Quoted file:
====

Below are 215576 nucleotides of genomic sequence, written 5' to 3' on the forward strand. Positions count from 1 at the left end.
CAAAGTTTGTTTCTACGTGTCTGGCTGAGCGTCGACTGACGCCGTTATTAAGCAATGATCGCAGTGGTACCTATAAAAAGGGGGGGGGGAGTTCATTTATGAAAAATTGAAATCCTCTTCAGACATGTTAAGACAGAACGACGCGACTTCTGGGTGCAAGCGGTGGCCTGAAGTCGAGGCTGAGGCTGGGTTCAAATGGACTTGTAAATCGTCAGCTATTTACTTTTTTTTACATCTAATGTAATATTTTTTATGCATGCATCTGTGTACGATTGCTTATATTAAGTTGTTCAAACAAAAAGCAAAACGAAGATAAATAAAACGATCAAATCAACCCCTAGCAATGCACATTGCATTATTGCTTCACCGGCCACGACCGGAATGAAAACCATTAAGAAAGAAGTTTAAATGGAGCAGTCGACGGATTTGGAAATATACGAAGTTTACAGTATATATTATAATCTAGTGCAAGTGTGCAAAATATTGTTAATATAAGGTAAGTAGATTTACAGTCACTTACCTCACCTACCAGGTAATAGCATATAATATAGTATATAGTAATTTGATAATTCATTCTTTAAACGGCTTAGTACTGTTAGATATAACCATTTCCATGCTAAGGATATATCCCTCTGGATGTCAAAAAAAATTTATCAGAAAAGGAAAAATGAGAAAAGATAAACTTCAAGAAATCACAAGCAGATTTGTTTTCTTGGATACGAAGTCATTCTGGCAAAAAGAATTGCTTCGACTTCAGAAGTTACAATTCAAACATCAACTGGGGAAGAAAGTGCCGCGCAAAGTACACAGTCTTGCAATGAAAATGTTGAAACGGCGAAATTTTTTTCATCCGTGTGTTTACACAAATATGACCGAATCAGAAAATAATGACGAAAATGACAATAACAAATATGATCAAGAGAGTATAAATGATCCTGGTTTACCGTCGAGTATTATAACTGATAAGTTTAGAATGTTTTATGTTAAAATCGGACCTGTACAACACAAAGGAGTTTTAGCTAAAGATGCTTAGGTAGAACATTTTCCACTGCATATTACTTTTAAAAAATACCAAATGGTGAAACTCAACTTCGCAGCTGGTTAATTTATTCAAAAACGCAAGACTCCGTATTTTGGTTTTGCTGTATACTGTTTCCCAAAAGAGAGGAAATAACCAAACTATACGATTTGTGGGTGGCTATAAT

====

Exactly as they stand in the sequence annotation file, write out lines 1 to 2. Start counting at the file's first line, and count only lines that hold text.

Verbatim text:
Below are 215576 nucleotides of genomic sequence, written 5' to 3' on the forward strand. Positions count from 1 at the left end.
CAAAGTTTGTTTCTACGTGTCTGGCTGAGCGTCGACTGACGCCGTTATTAAGCAATGATCGCAGTGGTACCTATAAAAAGGGGGGGGGGAGTTCATTTATGAAAAATTGAAATCCTCTTCAGACATGTTAAGACAGAACGACGCGACTTCTGGGTGCAAGCGGTGGCCTGAAGTCGAGGCTGAGGCTGGGTTCAAATGGACTTGTAAATCGTCAGCTATTTACTTTTTTTTACATCTAATGTAATATTTTTTATGCATGCATCTGTGTACGATTGCTTATATTAAGTTGTTCAAACAAAAAGCAAAACGAAGATAAATAAAACGATCAAATCAACCCCTAGCAATGCACATTGCATTATTGCTTCACCGGCCACGACCGGAATGAAAACCATTAAGAAAGAAGTTTAAATGGAGCAGTCGACGGATTTGGAAATATACGAAGTTTACAGTATATATTATAATCTAGTGCAAGTGTGCAAAATATTGTTAATATAAGGTAAGTAGATTTACAGTCACTTACCTCACCTACCAGGTAATAGCATATAATATAGTATATAGTAATTTGATAATTCATTCTTTAAACGGCTTAGTACTGTTAGATATAACCATTTCCATGCTAAGGATATATCCCTCTGGATGTCAAAAAAAATTTATCAGAAAAGGAAAAATGAGAAAAGATAAACTTCAAGAAATCACAAGCAGATTTGTTTTCTTGGATACGAAGTCATTCTGGCAAAAAGAATTGCTTCGACTTCAGAAGTTACAATTCAAACATCAACTGGGGAAGAAAGTGCCGCGCAAAGTACACAGTCTTGCAATGAAAATGTTGAAACGGCGAAATTTTTTTCATCCGTGTGTTTACACAAATATGACCGAATCAGAAAATAATGACGAAAATGACAATAACAAATATGATCAAGAGAGTATAAATGATCCTGGTTTACCGTCGAGTATTATAACTGATAAGTTTAGAATGTTTTATGTTAAAATCGGACCTGTACAACACAAAGGAGTTTTAGCTAAAGATGCTTAGGTAGAACATTTTCCACTGCATATTACTTTTAAAAAATACCAAATGGTGAAACTCAACTTCGCAGCTGGTTAATTTATTCAAAAACGCAAGACTCCGTATTTTGGTTTTGCTGTATACTGTTTCCCAAAAGAGAGGAAATAACCAAACTATACGATTTGTGGGTGGCTATAAT